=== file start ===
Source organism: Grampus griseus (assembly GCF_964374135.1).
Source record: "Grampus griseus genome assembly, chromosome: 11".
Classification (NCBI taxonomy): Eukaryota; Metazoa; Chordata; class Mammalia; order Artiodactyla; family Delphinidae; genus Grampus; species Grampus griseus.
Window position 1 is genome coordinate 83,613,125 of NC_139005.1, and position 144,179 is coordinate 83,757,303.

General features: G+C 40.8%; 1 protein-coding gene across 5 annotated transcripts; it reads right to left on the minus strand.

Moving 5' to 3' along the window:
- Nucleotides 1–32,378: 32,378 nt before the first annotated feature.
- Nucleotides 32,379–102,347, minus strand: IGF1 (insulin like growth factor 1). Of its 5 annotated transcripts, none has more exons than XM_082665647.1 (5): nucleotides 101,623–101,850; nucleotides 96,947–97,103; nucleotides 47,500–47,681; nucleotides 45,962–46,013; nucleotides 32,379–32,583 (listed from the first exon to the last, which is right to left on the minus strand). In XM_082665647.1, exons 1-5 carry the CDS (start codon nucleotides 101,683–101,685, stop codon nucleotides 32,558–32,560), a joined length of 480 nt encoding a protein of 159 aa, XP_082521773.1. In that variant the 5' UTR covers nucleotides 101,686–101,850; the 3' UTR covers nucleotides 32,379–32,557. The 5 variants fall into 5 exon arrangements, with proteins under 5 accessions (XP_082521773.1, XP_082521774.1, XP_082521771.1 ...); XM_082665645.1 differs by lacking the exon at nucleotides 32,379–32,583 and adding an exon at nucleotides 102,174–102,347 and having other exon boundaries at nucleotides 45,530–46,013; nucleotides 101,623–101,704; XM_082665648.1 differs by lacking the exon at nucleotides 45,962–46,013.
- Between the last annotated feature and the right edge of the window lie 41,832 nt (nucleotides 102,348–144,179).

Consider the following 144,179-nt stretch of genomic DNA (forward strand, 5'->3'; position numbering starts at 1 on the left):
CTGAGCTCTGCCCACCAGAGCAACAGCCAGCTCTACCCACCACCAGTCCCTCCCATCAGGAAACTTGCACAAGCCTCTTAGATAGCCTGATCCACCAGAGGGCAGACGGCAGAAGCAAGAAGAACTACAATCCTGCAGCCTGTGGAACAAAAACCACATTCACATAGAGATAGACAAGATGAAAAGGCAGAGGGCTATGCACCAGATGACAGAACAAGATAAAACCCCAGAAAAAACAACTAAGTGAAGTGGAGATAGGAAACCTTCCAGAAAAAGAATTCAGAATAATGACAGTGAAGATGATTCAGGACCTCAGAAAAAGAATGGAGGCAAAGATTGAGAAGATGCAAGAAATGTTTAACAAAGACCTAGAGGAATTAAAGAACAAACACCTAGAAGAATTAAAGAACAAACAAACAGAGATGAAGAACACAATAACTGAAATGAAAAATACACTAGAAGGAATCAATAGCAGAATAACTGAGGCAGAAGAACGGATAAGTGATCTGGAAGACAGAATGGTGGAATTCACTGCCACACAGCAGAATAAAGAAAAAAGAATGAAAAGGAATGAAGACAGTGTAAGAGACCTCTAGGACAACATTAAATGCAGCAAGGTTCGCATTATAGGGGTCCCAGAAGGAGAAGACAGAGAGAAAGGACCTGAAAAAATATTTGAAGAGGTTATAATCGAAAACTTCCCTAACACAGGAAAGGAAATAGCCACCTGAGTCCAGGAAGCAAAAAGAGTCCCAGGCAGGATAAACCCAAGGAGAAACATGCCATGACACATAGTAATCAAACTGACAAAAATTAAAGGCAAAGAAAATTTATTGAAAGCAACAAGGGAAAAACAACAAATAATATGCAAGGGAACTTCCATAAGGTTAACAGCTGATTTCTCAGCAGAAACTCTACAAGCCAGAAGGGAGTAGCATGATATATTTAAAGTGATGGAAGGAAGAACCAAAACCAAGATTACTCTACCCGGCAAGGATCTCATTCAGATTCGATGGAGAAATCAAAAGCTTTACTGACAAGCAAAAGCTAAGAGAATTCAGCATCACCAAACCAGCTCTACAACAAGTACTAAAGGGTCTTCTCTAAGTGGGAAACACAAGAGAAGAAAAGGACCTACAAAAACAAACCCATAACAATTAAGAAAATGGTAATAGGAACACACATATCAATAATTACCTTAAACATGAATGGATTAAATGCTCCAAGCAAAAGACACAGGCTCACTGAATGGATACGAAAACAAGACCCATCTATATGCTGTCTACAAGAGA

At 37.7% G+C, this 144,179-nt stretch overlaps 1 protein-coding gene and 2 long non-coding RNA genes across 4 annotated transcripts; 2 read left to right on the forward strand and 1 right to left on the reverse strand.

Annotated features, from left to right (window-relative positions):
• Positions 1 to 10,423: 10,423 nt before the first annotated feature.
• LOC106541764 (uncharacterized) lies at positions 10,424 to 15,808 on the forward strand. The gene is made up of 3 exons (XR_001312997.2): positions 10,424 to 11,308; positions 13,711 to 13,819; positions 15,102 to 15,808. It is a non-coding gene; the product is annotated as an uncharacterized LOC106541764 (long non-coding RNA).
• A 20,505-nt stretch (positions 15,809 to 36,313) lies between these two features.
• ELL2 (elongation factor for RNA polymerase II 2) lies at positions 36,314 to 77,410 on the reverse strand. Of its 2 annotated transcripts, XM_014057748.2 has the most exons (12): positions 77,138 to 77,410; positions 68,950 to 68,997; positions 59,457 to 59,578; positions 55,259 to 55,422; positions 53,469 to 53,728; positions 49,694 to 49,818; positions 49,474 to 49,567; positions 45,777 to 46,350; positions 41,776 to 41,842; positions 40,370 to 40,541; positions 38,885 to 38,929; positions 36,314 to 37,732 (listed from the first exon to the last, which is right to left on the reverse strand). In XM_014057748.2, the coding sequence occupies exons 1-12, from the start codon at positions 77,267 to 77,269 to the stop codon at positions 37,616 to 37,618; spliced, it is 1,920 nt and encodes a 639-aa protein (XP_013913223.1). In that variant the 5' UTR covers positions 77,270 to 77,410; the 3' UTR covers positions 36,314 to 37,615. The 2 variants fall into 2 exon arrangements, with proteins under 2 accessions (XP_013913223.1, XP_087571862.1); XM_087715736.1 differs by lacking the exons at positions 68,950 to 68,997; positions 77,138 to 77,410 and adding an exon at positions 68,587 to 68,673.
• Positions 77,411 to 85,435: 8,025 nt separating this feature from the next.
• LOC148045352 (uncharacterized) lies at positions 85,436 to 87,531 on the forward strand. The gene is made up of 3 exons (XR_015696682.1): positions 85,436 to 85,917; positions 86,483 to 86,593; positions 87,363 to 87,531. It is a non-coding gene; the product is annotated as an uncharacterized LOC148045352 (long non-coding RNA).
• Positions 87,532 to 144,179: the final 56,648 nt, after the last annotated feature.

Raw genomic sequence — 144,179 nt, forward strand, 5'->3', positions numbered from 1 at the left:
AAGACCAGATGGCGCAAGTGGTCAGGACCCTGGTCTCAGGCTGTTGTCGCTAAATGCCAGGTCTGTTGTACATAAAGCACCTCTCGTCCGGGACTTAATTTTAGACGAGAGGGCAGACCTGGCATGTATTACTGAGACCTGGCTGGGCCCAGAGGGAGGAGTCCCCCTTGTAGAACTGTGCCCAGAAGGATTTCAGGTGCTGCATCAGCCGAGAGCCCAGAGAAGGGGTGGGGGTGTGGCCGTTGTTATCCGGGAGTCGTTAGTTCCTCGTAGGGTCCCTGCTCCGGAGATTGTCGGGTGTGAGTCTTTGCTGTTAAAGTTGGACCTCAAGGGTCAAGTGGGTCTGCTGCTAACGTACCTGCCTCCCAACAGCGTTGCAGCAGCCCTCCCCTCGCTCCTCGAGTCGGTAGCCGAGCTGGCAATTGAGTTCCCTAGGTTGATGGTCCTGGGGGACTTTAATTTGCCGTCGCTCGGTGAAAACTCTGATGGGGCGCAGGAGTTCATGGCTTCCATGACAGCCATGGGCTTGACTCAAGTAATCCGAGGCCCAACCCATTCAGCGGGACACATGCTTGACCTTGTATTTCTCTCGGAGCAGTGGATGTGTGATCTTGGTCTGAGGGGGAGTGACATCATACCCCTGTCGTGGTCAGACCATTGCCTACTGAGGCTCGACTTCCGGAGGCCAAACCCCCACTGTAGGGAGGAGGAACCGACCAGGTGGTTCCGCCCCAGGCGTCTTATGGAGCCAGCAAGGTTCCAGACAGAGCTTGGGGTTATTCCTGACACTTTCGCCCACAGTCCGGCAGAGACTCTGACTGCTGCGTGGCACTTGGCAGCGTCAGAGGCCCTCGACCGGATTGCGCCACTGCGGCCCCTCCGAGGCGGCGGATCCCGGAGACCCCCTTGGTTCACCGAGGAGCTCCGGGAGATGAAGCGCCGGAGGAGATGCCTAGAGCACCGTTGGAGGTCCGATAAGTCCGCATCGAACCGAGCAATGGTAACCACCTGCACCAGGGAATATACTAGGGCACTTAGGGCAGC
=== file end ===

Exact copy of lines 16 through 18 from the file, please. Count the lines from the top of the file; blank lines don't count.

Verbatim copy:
• A 20,505-nt stretch (positions 15,809 to 36,313) lies between these two features.
• ELL2 (elongation factor for RNA polymerase II 2) lies at positions 36,314 to 77,410 on the reverse strand. Of its 2 annotated transcripts, XM_014057748.2 has the most exons (12): positions 77,138 to 77,410; positions 68,950 to 68,997; positions 59,457 to 59,578; positions 55,259 to 55,422; positions 53,469 to 53,728; positions 49,694 to 49,818; positions 49,474 to 49,567; positions 45,777 to 46,350; positions 41,776 to 41,842; positions 40,370 to 40,541; positions 38,885 to 38,929; positions 36,314 to 37,732 (listed from the first exon to the last, which is right to left on the reverse strand). In XM_014057748.2, the coding sequence occupies exons 1-12, from the start codon at positions 77,267 to 77,269 to the stop codon at positions 37,616 to 37,618; spliced, it is 1,920 nt and encodes a 639-aa protein (XP_013913223.1). In that variant the 5' UTR covers positions 77,270 to 77,410; the 3' UTR covers positions 36,314 to 37,615. The 2 variants fall into 2 exon arrangements, with proteins under 2 accessions (XP_013913223.1, XP_087571862.1); XM_087715736.1 differs by lacking the exons at positions 68,950 to 68,997; positions 77,138 to 77,410 and adding an exon at positions 68,587 to 68,673.
• Positions 77,411 to 85,435: 8,025 nt separating this feature from the next.